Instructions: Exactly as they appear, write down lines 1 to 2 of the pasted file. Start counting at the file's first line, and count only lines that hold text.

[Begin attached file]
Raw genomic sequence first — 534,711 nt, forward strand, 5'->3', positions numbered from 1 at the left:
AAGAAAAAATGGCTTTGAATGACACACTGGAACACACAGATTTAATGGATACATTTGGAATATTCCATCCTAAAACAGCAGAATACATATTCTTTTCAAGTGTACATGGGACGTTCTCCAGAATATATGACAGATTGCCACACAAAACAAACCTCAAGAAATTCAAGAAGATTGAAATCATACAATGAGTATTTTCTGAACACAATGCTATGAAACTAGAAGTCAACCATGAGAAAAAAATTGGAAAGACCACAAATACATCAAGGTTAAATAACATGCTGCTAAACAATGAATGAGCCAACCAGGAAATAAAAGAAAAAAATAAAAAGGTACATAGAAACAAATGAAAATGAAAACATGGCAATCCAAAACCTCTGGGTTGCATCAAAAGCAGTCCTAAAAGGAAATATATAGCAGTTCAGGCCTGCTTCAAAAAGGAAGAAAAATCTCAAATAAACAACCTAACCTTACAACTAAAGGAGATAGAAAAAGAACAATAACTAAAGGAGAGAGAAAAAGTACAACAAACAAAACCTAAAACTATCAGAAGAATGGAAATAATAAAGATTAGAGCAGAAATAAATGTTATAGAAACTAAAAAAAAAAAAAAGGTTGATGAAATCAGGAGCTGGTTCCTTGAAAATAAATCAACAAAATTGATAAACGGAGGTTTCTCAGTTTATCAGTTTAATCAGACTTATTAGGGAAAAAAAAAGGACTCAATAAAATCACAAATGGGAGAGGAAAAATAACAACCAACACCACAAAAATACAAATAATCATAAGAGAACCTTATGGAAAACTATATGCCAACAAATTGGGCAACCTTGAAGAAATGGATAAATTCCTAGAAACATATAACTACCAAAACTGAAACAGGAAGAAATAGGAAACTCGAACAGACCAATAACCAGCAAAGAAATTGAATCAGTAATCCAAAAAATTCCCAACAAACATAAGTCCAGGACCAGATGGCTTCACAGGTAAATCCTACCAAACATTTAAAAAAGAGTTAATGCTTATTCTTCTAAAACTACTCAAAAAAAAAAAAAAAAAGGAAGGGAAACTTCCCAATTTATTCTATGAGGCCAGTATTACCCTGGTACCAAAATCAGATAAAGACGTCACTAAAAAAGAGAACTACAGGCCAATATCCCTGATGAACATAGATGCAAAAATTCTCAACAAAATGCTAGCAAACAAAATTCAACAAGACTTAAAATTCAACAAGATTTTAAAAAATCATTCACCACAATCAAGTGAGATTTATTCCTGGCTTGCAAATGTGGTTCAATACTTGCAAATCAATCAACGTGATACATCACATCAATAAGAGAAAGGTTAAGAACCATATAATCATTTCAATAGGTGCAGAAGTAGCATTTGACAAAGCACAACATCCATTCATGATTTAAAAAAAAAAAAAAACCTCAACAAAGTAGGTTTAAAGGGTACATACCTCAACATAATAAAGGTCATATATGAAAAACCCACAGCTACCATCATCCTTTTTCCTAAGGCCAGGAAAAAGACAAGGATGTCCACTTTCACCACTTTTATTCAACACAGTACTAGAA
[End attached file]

Raw genomic sequence first — 534,711 nt, forward strand, 5'->3', positions numbered from 1 at the left:
AAGAAAAAATGGCTTTGAATGACACACTGGAACACACAGATTTAATGGATACATTTGGAATATTCCATCCTAAAACAGCAGAATACATATTCTTTTCAAGTGTACATGGGACGTTCTCCAGAATATATGACAGATTGCCACACAAAACAAACCTCAAGAAATTCAAGAAGATTGAAATCATACAATGAGTATTTTCTGAACACAATGCTATGAAACTAGAAGTCAACCATGAGAAAAAAATTGGAAAGACCACAAATACATCAAGGTTAAATAACATGCTGCTAAACAATGAATGAGCCAACCAGGAAATAAAAGAAAAAAATAAAAAGGTACATAGAAACAAATGAAAATGAAAACATGGCAATCCAAAACCTCTGGGTTGCATCAAAAGCAGTCCTAAAAGGAAATATATAGCAGTTCAGGCCTGCTTCAAAAAGGAAGAAAAATCTCAAATAAACAACCTAACCTTACAACTAAAGGAGATAGAAAAAGAACAATAACTAAAGGAGAGAGAAAAAGTACAACAAACAAAACCTAAAACTATCAGAAGAATGGAAATAATAAAGATTAGAGCAGAAATAAATGTTATAGAAACTAAAAAAAAAAAAAAGGTTGATGAAATCAGGAGCTGGTTCCTTGAAAATAAATCAACAAAATTGATAAACGGAGGTTTCTCAGTTTATCAGTTTAATCAGACTTATTAGGGAAAAAAAAAGGACTCAATAAAATCACAAATGGGAGAGGAAAAATAACAACCAACACCACAAAAATACAAATAATCATAAGAGAACCTTATGGAAAACTATATGCCAACAAATTGGGCAACCTTGAAGAAATGGATAAATTCCTAGAAACATATAACTACCAAAACTGAAACAGGAAGAAATAGGAAACTCGAACAGACCAATAACCAGCAAAGAAATTGAATCAGTAATCCAAAAAATTCCCAACAAACATAAGTCCAGGACCAGATGGCTTCACAGGTAAATCCTACCAAACATTTAAAAAAGAGTTAATGCTTATTCTTCTAAAACTACTCAAAAAAAAAAAAAAAAAGGAAGGGAAACTTCCCAATTTATTCTATGAGGCCAGTATTACCCTGGTACCAAAATCAGATAAAGACGTCACTAAAAAAGAGAACTACAGGCCAATATCCCTGATGAACATAGATGCAAAAATTCTCAACAAAATGCTAGCAAACAAAATTCAACAAGACTTAAAATTCAACAAGATTTTAAAAAATCATTCACCACAATCAAGTGAGATTTATTCCTGGCTTGCAAATGTGGTTCAATACTTGCAAATCAATCAACGTGATACATCACATCAATAAGAGAAAGGTTAAGAACCATATAATCATTTCAATAGGTGCAGAAGTAGCATTTGACAAAGCACAACATCCATTCATGATTTAAAAAAAAAAAAAAACCTCAACAAAGTAGGTTTAAAGGGTACATACCTCAACATAATAAAGGTCATATATGAAAAACCCACAGCTACCATCATCCTTTTTCCTAAGGCCAGGAAAAAGACAAGGATGTCCACTTTCACCACTTTTATTCAACACAGTACTAGAA